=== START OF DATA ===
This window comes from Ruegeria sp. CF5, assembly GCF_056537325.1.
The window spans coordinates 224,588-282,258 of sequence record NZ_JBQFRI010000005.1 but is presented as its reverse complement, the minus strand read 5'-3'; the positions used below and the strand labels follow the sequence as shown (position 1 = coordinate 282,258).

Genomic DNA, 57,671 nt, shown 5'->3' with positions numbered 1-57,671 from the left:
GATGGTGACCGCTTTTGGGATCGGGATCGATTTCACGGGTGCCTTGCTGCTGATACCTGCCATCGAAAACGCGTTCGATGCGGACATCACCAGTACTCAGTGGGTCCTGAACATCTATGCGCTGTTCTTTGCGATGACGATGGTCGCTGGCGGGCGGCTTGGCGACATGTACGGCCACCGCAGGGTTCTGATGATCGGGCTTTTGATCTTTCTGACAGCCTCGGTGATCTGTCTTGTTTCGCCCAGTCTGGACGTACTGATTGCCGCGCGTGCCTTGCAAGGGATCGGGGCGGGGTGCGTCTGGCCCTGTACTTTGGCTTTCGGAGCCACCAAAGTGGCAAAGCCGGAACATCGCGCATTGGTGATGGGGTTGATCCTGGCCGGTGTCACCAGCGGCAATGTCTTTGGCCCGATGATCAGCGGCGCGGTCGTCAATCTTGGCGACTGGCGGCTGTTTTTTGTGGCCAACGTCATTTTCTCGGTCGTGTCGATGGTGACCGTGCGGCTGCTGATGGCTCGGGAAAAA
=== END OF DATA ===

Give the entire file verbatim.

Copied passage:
This window comes from Ruegeria sp. CF5, assembly GCF_056537325.1.
The window spans coordinates 224,588-282,258 of sequence record NZ_JBQFRI010000005.1 but is presented as its reverse complement, the minus strand read 5'-3'; the positions used below and the strand labels follow the sequence as shown (position 1 = coordinate 282,258).

Genomic DNA, 57,671 nt, shown 5'->3' with positions numbered 1-57,671 from the left:
GATGGTGACCGCTTTTGGGATCGGGATCGATTTCACGGGTGCCTTGCTGCTGATACCTGCCATCGAAAACGCGTTCGATGCGGACATCACCAGTACTCAGTGGGTCCTGAACATCTATGCGCTGTTCTTTGCGATGACGATGGTCGCTGGCGGGCGGCTTGGCGACATGTACGGCCACCGCAGGGTTCTGATGATCGGGCTTTTGATCTTTCTGACAGCCTCGGTGATCTGTCTTGTTTCGCCCAGTCTGGACGTACTGATTGCCGCGCGTGCCTTGCAAGGGATCGGGGCGGGGTGCGTCTGGCCCTGTACTTTGGCTTTCGGAGCCACCAAAGTGGCAAAGCCGGAACATCGCGCATTGGTGATGGGGTTGATCCTGGCCGGTGTCACCAGCGGCAATGTCTTTGGCCCGATGATCAGCGGCGCGGTCGTCAATCTTGGCGACTGGCGGCTGTTTTTTGTGGCCAACGTCATTTTCTCGGTCGTGTCGATGGTGACCGTGCGGCTGCTGATGGCTCGGGAAAAA